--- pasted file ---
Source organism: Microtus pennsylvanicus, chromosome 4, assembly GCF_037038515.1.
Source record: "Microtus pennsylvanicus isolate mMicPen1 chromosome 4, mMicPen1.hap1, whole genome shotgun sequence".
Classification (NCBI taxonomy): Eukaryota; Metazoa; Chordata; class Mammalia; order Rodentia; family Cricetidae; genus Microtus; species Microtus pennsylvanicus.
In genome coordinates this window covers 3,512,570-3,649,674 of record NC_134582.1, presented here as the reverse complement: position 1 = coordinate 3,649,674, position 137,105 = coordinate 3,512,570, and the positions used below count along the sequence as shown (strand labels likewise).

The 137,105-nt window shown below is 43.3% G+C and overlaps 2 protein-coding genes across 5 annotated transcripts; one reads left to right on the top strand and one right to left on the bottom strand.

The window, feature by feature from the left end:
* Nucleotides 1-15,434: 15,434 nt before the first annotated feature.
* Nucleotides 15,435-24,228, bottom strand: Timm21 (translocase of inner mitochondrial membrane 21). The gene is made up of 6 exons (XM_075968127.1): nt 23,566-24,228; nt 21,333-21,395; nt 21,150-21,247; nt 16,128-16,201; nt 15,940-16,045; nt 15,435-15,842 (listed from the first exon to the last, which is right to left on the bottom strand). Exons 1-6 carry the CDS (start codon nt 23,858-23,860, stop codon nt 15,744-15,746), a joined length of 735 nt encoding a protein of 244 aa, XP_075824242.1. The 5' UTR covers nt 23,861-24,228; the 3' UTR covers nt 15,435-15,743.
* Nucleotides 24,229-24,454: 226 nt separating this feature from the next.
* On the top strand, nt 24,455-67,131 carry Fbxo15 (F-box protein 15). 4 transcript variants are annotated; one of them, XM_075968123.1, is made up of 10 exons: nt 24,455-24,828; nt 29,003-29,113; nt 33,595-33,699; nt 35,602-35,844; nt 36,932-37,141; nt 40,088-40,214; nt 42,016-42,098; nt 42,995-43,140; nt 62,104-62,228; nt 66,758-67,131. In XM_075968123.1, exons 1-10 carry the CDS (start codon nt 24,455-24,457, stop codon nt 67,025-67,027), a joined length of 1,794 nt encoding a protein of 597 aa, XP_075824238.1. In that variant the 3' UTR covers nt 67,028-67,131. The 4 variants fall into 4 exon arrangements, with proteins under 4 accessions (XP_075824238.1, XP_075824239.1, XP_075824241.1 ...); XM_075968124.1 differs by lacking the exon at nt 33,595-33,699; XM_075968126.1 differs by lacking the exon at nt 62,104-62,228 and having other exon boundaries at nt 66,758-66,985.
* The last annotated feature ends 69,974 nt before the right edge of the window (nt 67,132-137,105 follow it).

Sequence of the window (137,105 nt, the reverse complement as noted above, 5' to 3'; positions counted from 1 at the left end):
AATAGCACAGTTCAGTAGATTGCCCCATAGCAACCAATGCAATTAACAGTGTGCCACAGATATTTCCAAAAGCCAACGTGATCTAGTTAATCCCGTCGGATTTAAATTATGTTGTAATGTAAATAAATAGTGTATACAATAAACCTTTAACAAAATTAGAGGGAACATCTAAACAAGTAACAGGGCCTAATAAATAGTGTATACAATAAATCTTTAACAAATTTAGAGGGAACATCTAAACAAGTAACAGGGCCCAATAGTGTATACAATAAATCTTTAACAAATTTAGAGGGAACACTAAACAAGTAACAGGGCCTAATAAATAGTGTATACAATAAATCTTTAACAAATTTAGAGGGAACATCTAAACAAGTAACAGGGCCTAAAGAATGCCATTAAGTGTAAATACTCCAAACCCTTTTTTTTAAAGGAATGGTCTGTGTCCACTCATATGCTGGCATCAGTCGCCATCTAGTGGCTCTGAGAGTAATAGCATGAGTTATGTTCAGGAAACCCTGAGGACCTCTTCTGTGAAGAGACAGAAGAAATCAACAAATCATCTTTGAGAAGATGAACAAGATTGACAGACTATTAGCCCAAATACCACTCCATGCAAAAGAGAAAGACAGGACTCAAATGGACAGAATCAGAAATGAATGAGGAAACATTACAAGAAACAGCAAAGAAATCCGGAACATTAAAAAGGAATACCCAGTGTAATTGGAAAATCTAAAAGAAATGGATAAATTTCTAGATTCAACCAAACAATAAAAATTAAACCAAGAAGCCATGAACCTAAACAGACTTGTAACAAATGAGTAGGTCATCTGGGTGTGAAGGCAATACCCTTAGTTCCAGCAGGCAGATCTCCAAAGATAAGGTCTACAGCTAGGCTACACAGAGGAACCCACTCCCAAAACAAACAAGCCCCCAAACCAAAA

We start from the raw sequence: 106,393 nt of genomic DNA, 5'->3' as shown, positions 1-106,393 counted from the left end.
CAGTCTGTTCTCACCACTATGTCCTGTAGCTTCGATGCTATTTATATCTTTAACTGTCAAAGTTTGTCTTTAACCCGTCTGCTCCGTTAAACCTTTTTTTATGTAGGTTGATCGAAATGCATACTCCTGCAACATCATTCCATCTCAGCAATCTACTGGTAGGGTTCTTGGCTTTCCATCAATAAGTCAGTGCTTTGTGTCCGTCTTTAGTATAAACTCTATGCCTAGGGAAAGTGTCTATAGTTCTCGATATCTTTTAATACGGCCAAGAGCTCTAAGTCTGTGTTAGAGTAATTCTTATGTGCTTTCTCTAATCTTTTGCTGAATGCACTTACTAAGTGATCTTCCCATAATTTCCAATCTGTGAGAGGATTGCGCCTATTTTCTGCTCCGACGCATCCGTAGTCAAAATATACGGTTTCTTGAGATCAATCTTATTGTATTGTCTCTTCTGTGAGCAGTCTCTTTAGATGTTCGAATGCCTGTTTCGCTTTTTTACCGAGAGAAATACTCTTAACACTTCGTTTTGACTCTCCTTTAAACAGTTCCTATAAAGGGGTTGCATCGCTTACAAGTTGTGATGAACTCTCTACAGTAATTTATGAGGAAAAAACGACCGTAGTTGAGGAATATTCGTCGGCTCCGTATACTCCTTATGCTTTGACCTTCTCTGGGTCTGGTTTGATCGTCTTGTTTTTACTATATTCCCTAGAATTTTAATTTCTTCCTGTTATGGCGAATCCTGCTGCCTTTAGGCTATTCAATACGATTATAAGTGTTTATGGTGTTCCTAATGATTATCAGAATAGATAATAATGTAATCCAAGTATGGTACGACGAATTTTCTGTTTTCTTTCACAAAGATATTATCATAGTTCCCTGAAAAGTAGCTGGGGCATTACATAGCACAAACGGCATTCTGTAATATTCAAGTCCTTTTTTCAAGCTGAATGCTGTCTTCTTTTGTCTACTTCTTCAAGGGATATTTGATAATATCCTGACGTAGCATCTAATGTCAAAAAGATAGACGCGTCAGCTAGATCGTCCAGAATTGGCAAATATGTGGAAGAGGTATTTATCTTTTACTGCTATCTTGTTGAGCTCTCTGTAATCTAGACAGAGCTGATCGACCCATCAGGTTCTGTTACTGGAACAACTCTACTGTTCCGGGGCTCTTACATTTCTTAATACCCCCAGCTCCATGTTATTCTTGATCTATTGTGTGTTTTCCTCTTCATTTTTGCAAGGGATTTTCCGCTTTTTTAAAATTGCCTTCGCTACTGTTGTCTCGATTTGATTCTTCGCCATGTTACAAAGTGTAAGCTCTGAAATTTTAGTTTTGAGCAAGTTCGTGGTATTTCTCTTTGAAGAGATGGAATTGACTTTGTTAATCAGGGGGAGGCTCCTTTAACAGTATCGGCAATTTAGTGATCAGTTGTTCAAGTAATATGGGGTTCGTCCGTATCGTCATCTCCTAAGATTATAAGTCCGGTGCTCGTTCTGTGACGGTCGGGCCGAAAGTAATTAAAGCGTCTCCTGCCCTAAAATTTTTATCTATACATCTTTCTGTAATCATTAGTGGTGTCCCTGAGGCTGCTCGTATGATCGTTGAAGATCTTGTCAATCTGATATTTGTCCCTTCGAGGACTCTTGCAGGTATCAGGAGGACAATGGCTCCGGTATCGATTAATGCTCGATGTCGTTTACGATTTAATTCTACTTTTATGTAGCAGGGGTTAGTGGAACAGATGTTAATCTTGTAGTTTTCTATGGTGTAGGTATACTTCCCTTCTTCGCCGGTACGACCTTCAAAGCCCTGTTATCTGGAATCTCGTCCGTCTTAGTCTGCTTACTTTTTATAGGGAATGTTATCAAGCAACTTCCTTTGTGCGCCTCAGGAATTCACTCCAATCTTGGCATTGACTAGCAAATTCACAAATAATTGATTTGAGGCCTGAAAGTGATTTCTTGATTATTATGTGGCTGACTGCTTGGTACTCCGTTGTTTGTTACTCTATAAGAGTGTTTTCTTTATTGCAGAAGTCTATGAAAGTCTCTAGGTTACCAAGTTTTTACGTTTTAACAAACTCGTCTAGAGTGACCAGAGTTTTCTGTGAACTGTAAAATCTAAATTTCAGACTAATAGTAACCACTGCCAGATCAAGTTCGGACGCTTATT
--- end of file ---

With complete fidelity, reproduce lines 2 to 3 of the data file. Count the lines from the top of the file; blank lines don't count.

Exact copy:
Source record: "Microtus pennsylvanicus isolate mMicPen1 chromosome 4, mMicPen1.hap1, whole genome shotgun sequence".
Classification (NCBI taxonomy): Eukaryota; Metazoa; Chordata; class Mammalia; order Rodentia; family Cricetidae; genus Microtus; species Microtus pennsylvanicus.